Running a Brushed DC Motor as a Generator

It may surprise design engineers that both Brushed DC and Brushless DC (BLDC) motors can operate as generators. A brushed DC motor is appropriate for generator applications requiring a DC voltage output, while a brushless DC motor is suitable for AC voltage applications. If using a BLDC for DC voltage output, a voltage rectification circuit is needed. If using a brushed DC motor for AC output, DC to AC electronics are needed.

This article examines the basic relations between speed, voltage, torque and current when using a brushed DC motor as a generator.


As a motor’s rotor rotates in a magnetic field, the electromotive force induces a voltage on the rotor windings termed the ‘back EMF’. The back EMF constant (KE), given in mV/ rpm, is an indicated value on the motor specification sheet. The back Emf (Ui) value is directly proportional to the angular speed (ω) of the motor shaft rotation and is given as:

When operating the motor as a generator, the shaft is mechanically coupled and rotated by an external source, causing the coil segments in the rotor to rotate through a sinusoidally varying magnetic flux in the air gap. Each turn of the rotor winding is induced with sinusoidal voltage, with the speed of rotation and the magnetic flux linkage determining the voltage magnitude. For instance, if a rotor coil consists of one turn, the induced EMF is sinusoidal with a period equal to one electrical cycle.

By design, a brushed DC rotor is wound in an odd number of segments (3,5,7, … etc.) and supplies power to the coils through a pair of brushes. When the shaft is rotated in generation mode, the generated back-EMF voltage is measured at the output terminals. Based on the properties of the motor design (which includes the number of coil segments), a voltage ripple is typically present and generally represents less than 5% of the output voltage.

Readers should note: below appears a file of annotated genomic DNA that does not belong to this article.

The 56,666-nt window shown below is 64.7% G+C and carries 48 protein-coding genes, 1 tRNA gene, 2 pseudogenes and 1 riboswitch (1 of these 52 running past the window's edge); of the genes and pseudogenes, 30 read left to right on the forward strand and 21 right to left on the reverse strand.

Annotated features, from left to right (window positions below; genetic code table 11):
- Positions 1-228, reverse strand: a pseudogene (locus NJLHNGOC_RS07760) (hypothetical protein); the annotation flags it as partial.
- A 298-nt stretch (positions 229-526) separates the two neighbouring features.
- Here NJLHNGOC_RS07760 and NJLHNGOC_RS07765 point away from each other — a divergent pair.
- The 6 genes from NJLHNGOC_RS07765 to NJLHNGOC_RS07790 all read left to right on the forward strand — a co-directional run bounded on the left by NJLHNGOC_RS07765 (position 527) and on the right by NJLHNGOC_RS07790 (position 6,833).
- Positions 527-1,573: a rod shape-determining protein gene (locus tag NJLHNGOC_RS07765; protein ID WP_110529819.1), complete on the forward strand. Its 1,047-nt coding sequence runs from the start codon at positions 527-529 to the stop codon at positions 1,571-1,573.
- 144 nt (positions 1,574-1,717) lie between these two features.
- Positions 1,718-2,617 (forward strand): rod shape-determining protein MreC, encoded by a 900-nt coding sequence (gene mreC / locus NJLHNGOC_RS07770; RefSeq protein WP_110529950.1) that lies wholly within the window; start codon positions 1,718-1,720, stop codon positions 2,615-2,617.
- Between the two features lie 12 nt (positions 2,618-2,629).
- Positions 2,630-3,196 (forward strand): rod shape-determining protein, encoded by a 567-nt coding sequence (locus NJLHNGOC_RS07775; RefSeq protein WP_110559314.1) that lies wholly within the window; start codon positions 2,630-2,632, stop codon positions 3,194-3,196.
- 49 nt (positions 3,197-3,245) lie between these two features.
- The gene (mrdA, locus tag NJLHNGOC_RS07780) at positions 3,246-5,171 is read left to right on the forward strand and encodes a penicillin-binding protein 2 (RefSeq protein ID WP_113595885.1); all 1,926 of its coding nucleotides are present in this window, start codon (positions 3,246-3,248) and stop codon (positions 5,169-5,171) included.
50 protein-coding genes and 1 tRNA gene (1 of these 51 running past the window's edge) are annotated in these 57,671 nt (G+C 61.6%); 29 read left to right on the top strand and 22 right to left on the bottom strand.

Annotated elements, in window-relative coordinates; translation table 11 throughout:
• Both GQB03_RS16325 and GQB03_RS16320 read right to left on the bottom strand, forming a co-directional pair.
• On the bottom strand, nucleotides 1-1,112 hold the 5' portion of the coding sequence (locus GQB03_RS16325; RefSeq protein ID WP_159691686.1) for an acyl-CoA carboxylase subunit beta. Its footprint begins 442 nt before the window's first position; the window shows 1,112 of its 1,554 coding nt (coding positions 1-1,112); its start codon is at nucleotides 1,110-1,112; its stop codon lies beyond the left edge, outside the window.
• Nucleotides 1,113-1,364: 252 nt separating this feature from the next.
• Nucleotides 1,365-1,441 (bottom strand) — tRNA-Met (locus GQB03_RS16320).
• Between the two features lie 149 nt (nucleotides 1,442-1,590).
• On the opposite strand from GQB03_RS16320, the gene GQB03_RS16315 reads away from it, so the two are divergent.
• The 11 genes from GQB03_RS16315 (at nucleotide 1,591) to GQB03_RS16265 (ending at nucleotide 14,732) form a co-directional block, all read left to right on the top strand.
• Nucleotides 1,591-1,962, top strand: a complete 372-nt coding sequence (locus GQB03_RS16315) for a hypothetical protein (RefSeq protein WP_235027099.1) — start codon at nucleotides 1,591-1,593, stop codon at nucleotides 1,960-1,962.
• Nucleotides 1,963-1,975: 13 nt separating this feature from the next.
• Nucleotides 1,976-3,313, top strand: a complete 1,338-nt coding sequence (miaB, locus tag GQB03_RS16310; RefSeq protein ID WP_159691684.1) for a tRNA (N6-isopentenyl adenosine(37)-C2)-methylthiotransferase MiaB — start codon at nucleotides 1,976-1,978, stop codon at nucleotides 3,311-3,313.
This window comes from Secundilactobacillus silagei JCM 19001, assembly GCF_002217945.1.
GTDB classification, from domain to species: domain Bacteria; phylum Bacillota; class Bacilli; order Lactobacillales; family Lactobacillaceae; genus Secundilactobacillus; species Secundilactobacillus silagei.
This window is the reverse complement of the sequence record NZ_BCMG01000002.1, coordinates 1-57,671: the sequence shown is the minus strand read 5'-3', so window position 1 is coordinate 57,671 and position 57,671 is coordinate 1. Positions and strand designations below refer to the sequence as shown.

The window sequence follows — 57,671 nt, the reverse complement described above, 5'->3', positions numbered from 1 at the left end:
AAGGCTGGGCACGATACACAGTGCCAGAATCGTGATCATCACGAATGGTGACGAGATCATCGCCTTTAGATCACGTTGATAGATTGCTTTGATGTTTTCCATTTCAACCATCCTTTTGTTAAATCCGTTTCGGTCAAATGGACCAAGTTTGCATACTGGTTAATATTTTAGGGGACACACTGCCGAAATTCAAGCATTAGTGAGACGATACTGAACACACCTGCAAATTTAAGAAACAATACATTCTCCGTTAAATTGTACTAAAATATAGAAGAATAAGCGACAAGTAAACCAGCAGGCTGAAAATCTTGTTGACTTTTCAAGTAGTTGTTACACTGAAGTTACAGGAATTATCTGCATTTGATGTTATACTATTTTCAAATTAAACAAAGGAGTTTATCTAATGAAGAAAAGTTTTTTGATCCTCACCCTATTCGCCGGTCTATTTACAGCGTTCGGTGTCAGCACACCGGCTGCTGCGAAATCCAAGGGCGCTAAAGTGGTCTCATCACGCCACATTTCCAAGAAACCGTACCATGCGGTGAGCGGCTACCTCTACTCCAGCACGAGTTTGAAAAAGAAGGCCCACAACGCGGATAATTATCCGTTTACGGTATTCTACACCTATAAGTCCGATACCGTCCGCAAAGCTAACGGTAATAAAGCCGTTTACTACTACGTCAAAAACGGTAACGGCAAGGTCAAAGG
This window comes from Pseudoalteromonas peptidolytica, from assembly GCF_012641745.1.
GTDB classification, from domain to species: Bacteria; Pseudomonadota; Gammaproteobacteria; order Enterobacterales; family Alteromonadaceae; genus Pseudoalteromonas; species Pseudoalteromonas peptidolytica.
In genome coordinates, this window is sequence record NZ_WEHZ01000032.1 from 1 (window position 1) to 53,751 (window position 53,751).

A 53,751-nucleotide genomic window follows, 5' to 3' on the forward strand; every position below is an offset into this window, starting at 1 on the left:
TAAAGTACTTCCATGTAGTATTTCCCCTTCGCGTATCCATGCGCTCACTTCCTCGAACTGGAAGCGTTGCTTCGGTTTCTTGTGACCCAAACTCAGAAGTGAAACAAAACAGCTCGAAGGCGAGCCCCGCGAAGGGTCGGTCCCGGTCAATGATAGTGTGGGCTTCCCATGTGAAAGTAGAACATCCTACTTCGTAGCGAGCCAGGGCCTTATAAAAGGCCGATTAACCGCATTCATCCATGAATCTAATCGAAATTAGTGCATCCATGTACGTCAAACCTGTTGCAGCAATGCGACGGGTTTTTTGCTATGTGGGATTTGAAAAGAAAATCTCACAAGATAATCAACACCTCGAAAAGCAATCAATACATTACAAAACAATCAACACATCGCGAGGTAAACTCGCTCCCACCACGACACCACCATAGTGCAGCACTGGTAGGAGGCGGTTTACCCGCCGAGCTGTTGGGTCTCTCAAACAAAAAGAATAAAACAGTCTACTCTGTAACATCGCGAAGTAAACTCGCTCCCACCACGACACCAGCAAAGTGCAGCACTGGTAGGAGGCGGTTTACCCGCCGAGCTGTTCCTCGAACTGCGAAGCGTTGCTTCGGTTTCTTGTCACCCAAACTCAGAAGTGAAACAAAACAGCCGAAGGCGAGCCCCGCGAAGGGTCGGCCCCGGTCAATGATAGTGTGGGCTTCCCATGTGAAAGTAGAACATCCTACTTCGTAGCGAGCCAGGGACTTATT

Since the output voltage is a function of shaft speed, the back EMF constant (KE) should be selected to satisfy Eq. 1 when selecting a motor to be used as a generator. Without considering the load, the back EMF constant of the winding should be larger than  . If the achievable shaft speed does not reach a sufficient back EMF, a suitable gear reduction can be added to increase the speed at motor shaft, given that the motor’s maximum permissible speed parameters are not exceeded.


Figure 1 shows that the voltage generated across the terminal (Ui) of the motor is directly proportional to the angular speed of the rotor when the load (RLoad) is not connected across the terminals. In this condition, the current through the motor is zero. When a load is connected across the motor terminal, current flows and the voltage is reduced depending on the total load resistance. The terminal voltage (UT) when the load is connected and current (ILoad) is flowing through the circuit is given as:

For a fixed angular speed of the motor shaft, as the load current increases, the terminal voltage reduces (Eq. 3). When the back EMF equals the resistive voltage drop across the terminals, the terminal voltage becomes zero.

Figure 2 shows the load current versus terminal voltage graph of an ideal brushed DC motor for a generator. When the motor terminals are not connected, UT equals Ui, and current does not flow through the rotor windings. When the terminals are short-circuited, the maximum amount of current would flow through the circuit and UT becomes zero.

The maximum current through the circuit can be calculated as:

When all other parameters are constant, if the angular speed on the motor shaft increases, the Fig. 2 graph shifts towards right with same slope, increasing both Ui and IMax. In Eq. 5, the inherent resistance of the motor windings (RRotor) is the limiting factor for maximum current in generator mode. If RRotor is high, the sensitivity of the generator system increases and the resulting voltage variation with current drawn creates an unstable system. A motor with a higher back EMF constant and lower resistance will provide stable operation.


When a motor is driven in generator mode with open terminals, no current flows through the circuit and mechanical friction creates losses in the driving unit. This condition is similar to unloaded motor operation.

The torque (M) equation for a motor is given as